Over the past few decades, Moore’s Law, processor speed and hardware scalability have been the driving factors enabling IT innovation and improved systems performance. But the von Nuemann architecture—which established the basic structure for the way components of a computing system interact—has remained largely unchanged since the 1940s. Furthermore, to derive value, people still have to engage with computing systems in the manner that the machines work, rather than computers adapting to interact with people the way they work.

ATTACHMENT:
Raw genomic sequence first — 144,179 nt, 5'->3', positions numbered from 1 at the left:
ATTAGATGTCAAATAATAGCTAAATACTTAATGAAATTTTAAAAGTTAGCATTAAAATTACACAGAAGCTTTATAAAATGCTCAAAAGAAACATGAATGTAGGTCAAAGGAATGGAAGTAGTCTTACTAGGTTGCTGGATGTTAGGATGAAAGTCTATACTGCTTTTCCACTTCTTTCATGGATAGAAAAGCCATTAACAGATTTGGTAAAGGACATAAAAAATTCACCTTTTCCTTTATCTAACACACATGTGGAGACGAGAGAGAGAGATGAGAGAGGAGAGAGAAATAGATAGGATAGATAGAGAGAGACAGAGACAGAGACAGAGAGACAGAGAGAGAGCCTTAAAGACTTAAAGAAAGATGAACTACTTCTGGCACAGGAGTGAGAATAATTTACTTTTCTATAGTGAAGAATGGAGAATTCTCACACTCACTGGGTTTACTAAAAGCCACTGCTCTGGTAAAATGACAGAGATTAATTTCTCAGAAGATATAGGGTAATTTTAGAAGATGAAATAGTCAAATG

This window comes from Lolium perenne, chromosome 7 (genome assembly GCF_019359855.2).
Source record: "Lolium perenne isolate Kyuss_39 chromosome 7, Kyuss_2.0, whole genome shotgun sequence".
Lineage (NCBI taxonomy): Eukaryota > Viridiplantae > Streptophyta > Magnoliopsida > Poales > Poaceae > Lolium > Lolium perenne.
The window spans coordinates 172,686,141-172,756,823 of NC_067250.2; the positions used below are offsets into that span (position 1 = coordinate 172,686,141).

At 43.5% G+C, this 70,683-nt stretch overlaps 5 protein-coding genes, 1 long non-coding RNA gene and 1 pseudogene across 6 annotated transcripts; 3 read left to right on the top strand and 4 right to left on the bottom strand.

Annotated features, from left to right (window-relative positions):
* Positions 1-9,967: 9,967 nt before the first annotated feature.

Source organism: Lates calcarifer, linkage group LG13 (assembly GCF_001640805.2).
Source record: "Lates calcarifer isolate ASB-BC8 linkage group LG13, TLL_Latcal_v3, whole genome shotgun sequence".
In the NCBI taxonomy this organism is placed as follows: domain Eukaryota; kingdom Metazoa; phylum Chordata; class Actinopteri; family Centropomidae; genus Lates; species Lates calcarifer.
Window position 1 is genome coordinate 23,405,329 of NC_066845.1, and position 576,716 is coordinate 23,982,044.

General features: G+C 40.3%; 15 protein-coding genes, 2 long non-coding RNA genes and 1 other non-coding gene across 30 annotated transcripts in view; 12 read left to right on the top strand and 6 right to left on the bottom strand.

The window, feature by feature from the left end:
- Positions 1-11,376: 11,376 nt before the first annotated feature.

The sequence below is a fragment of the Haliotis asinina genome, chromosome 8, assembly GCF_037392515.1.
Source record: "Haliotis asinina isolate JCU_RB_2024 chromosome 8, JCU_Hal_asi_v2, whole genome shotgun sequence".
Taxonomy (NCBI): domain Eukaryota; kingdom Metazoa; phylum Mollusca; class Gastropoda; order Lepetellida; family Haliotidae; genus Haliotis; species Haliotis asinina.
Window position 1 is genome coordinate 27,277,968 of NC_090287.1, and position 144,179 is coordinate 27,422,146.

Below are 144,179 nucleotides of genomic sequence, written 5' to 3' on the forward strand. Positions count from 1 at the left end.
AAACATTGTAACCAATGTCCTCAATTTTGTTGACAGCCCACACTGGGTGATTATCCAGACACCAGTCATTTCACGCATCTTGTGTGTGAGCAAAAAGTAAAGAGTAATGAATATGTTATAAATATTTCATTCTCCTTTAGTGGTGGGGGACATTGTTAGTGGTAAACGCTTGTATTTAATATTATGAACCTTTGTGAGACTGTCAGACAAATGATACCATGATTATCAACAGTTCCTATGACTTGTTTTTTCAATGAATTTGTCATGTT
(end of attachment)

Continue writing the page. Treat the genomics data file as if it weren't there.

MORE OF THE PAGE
With the continuous rise of big data, that’s no longer good enough.
We now are entering the Cognitive Systems Era, in which a new generation of computing systems is emerging with embedded data analytics, automated management and data-centric architectures in which the storage, memory, switching and processing are moving ever closer to the data.
Whereas in today’s programmable era, computers essentially process a series of “if then what” equations, cognitive systems learn, adapt, and ultimately hypothesize and suggest answers. Delivering these capabilities will require a fundamental shift in the way computing progress has been achieved for decades.